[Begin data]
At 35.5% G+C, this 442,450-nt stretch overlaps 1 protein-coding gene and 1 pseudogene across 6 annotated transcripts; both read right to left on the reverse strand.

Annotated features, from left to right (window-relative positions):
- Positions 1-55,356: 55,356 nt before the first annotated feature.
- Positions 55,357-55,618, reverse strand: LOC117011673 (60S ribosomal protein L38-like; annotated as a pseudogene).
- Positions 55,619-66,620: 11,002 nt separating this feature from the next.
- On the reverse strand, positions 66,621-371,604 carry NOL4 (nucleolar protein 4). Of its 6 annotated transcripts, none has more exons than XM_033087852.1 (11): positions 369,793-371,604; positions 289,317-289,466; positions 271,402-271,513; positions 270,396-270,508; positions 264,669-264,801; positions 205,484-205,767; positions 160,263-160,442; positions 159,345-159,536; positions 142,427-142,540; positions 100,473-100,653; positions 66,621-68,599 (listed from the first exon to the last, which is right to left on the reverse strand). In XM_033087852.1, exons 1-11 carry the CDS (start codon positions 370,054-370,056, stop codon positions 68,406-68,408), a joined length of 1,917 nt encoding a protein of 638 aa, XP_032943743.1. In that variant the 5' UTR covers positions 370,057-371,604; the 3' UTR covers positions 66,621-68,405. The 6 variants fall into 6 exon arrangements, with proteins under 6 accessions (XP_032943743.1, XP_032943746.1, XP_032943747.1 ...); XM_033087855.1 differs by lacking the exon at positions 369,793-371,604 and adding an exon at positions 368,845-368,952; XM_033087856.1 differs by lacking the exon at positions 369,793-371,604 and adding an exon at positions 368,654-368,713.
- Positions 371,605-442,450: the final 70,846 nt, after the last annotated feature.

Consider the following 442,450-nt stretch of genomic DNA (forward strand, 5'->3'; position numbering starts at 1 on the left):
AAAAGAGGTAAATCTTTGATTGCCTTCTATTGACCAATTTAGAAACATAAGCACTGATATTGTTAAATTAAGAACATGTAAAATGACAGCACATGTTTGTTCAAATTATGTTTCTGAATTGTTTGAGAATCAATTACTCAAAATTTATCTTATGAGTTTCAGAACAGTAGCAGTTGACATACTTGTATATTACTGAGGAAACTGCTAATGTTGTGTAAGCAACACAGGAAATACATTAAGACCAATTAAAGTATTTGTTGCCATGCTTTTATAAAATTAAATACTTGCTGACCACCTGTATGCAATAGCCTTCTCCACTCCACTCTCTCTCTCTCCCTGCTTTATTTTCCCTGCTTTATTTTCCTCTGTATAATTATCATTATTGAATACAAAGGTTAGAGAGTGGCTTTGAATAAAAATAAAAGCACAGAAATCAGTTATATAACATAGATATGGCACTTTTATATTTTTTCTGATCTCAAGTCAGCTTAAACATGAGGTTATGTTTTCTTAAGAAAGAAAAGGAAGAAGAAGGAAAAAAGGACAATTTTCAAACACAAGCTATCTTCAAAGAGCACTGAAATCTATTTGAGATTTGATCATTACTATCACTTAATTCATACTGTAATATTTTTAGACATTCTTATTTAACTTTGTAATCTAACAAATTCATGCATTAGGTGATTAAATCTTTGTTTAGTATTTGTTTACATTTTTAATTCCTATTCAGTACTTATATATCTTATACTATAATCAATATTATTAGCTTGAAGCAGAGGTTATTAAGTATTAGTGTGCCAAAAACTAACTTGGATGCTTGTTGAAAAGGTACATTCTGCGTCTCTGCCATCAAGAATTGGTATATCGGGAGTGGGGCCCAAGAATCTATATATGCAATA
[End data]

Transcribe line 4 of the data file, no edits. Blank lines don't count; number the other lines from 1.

- Positions 55,357-55,618, reverse strand: LOC117011673 (60S ribosomal protein L38-like; annotated as a pseudogene).